Anyone else have a problem with Canadian/UK spelling?

So what is wrong with this cover?

Some folks might say it is the spelling.

We Canadians have certain ways of spelling words.

What an American might call a “harbor” we call a “harbour”.

It isn’t pronounced ANY differently but we’ve got that darned letter “u” stuck there in the middle of it.

Speaking of middle if you row out into the heart of an American harbor you are probably at the center of things – but if you row out into the heart of a Canadian harbour you will find yourself at the centre.

Is this making sense?

Let us say that you are out there in the center of that American harbor and you wanted to practice up on your home surgery techniques – well, you might want to indulge in a little American anesthesia.

While, if you are practicing up on that Youtube video of “How To Remove Your Own Appendix” in the centre of that Canadian harbour you might need a little Canadian anaesthesia.

Around here, we call that beer.


I could go on with a whole catalogue/catalog of Canadian spellings versus American spelling because I have ALWAYS had problems with this sort of thing.

For starters, I write for a Nova Scotia publisher – but I also write for my indie releases which mostly sell to Americans.

And I have received a few one-star Amazon reviews regarding my faulty grammar and spelling errors – which I directly attribute to my Canadian spelling.

I have my Spell-Check set to American spellings to try and combat this tendency of mine – but it still doesn’t seem to help all that much.

The funny thing is I really don’t enjoy most British writing. My wife adores her British historicals and her parlor/parlour mysteries – but I can only take so much of the British dialect before I reach for a Joe Lansdale, Raymond Chandler or Stephen Hunter novel.

I am a great fan of Guinness stout, though. I don’t really care HOW you spell that stuff just so long as you pour it in my glass!

So – what words are YOU most likely to misspell?

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22 responses to “Anyone else have a problem with Canadian/UK spelling?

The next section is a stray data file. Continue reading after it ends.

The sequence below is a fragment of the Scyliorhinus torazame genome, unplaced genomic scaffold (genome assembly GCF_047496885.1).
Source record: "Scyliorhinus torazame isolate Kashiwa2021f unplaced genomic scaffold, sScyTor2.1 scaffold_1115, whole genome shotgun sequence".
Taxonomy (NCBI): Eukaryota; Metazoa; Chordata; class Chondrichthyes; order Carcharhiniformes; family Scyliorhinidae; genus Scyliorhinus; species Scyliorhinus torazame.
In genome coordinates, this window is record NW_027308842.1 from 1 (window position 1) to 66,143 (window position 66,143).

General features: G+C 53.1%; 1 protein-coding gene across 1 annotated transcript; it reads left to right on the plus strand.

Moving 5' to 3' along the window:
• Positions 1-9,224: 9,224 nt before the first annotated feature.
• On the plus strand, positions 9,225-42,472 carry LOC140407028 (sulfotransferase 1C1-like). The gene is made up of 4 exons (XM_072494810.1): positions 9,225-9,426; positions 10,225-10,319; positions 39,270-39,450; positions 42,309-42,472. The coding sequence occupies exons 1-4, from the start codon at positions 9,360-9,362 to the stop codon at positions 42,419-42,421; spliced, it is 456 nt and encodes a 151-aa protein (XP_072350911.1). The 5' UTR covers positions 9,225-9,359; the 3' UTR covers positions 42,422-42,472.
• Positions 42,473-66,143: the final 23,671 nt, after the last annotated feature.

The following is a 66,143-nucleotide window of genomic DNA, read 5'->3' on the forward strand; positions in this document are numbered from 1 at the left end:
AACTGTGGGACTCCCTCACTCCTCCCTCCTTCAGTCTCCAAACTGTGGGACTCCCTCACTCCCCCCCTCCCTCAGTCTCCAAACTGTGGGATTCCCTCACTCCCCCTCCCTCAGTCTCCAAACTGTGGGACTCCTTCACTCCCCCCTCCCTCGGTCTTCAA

1. I wrote an entire 161K manuscript in Canadian. Then someone told me to change it to American… Even with spell check it’s a lot of work! I’m stickin’ to Canadian-coloured writing on my blog though, eh?


  2. ‘Steve, I cannot overcome my Canadian spelling even with Spell Check. I cannot do without the “u”. My teachers taught me well. πŸ™‚



  3. Neighbour for sure. Also, donut. I didn’t know that donut was spelled doughnut elsewhere but even Tim’s doesn’t abide by that rule. πŸ™‚ Food for thought!


  4. I’m an American and I’m constantly getting in trouble for toward/towards (I like the S). I prefer glamour to glamor but I also prefer rigor to rigour. There’s something about the way the word looks (glamour is somehow balanced while glamor is not) and that’s personal preference. I know the meaning of the word regardless of how it’s spelled and I’m more concerned about the idea being conveyed (I need to understand it). The only thing spelling does for me is make a mental note to see where the author hails from (some Australian authors use the English spellings too).


    • Funny thing, Angie. I actually agree with you on both glamour and rigor.

      Glamour – as opposed to glamor – just seems a little more “glamourous” and elegant when it is spelled with that “u”.

      Rigor – well that just NEEDS to be a sharp, brittle sort of word. Adding that extra “u” tends to soften that word, to my eye.

      My problem is I have always been more of an instinctive sort of writer when it comes to grammar, syntax AND spelling.